Venezuela produces a great part of the world’s supply of crude petroleum, and all of it is shipped abroad for refining. The price of gasoline in Venezuela is about fifty cents a gallon. Venezuela is also a cattle country, yet butter costs about a dollar a pound. Steers are exported on the hoof, yet beef is an expensive luxury in most parts of the country. Hides are exported, yet shoes are very dear and most of the people wear alpargatas of woven cotton. Cotton is produced in abundance, but printed cloth and drill, shipped in from England, are sold at very high prices.


Of course, all of these conditions are slowly being changed; out we cannot afford to wait now for natural processes. We must act quickly on a plan of such scope as to solve all of these problems, or most of them, simultaneously. Let us consider some broad suggestions for a plan of this nature in which, at least in the early stages, regulation will be an essential.

The first step would be the establishment of an Inter-American Committee of representatives of all the American nations, with voting strength perhaps in proportion to respective populations, and with broad powers to function in many fields. It would be somewhat like the Tennessee Valley Authority on a far vaster scale, reaching into social, industrial, and economic problems throughout the whole hemisphere. The so-called “cartel” which is already in the formative stage is a step in the right direction, but it does not go far enough, nor is it broad enough in scope. It merely nibbles at the edges, when what is needed is something that will reach to the very heart. The Committee must have ample funds at its disposal, its members must be outstanding and completely disinterested men, and there must be an advisory corps of experts in every field.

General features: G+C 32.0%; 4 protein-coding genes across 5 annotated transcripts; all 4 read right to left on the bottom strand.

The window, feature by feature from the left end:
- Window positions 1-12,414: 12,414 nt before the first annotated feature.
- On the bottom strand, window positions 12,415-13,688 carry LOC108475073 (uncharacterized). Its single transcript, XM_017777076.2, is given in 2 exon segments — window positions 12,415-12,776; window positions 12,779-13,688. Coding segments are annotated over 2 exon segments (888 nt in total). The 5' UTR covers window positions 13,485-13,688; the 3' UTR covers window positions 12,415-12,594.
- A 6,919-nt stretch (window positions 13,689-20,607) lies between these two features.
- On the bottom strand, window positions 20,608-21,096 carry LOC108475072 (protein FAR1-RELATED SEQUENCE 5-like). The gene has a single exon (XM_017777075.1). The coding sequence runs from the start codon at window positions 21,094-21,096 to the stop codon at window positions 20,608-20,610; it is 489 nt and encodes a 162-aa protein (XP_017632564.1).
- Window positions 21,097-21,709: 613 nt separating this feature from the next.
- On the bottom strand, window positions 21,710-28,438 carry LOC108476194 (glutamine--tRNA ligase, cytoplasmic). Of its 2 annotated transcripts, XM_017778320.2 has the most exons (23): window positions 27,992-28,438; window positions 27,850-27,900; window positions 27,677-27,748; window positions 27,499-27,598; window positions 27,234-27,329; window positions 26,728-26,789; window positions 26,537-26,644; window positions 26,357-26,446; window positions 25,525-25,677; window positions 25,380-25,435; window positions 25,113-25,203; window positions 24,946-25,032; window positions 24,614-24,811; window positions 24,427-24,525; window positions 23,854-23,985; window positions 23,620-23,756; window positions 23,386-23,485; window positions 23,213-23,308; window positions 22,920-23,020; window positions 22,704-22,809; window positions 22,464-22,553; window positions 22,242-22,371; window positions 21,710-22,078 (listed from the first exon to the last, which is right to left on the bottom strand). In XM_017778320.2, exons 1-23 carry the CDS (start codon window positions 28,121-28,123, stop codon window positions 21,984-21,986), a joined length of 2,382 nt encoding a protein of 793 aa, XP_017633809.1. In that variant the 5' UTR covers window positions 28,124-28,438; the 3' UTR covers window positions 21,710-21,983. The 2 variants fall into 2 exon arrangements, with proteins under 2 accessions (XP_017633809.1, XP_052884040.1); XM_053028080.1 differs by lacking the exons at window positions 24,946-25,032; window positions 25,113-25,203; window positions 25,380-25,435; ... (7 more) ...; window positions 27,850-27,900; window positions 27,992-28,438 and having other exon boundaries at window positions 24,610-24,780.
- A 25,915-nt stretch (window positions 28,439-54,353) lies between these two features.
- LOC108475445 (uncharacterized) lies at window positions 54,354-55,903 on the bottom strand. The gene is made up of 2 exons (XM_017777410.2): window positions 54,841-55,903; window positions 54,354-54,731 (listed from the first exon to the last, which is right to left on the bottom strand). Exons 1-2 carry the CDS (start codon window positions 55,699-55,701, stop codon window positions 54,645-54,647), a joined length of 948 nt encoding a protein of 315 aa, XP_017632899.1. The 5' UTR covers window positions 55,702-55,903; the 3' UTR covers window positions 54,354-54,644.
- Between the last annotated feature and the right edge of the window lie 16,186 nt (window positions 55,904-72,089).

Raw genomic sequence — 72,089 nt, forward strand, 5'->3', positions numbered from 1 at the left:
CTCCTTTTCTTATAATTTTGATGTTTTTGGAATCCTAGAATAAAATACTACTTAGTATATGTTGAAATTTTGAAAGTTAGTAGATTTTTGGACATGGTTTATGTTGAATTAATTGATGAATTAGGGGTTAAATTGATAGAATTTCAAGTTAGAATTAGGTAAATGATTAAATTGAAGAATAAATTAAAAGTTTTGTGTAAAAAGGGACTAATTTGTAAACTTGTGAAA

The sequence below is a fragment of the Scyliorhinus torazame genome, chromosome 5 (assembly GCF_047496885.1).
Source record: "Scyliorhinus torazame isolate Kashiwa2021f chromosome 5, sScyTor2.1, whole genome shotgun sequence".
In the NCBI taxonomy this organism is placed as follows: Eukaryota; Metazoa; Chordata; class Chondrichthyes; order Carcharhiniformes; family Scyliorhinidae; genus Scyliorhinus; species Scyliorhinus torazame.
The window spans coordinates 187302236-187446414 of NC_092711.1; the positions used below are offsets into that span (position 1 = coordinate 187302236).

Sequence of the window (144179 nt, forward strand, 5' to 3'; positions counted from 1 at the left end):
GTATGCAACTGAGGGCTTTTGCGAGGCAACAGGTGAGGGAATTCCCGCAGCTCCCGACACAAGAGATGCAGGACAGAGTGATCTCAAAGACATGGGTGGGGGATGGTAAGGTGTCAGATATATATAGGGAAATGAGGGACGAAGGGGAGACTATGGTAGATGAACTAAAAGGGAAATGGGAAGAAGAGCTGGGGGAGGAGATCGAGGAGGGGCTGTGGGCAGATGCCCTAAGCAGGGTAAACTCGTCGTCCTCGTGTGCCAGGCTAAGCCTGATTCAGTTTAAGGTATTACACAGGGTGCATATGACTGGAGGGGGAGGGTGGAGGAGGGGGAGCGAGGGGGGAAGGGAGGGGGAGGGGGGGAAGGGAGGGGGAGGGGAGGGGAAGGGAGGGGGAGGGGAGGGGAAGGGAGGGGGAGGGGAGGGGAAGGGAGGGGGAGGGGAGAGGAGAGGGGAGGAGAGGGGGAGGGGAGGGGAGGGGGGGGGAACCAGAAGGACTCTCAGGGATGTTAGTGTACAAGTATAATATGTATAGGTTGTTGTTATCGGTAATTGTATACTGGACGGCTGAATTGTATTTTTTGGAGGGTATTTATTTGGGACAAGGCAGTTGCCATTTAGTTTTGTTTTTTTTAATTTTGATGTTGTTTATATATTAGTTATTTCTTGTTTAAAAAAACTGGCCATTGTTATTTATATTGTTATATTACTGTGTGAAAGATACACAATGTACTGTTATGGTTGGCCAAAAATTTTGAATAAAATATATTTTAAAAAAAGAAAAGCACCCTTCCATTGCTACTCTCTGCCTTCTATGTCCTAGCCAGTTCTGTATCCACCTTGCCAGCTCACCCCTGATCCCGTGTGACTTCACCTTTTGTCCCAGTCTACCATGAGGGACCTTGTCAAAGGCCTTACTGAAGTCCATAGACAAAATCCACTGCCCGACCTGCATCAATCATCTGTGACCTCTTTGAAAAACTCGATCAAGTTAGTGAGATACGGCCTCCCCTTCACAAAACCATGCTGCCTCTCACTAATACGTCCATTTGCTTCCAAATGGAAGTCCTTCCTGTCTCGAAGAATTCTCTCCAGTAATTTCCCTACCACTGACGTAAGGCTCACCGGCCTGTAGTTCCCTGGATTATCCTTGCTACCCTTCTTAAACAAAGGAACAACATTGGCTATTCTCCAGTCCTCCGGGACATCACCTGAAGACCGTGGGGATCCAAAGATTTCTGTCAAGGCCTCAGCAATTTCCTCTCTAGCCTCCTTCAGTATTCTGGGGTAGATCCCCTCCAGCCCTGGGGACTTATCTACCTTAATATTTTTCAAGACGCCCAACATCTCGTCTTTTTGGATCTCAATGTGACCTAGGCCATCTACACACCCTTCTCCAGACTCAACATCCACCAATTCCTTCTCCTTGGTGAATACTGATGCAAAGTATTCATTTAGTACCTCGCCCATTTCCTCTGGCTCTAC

The first job would fall to the Committee’s propaganda bureau, whose task it would be to persuade the various governments to adopt the plan—not an easy accomplishment in view of the many powers which would have to be surrendered through legislative action; but it could be done, if a conception of the plan as a whole were presented and the immediate benefits for all were emphasized and made clear.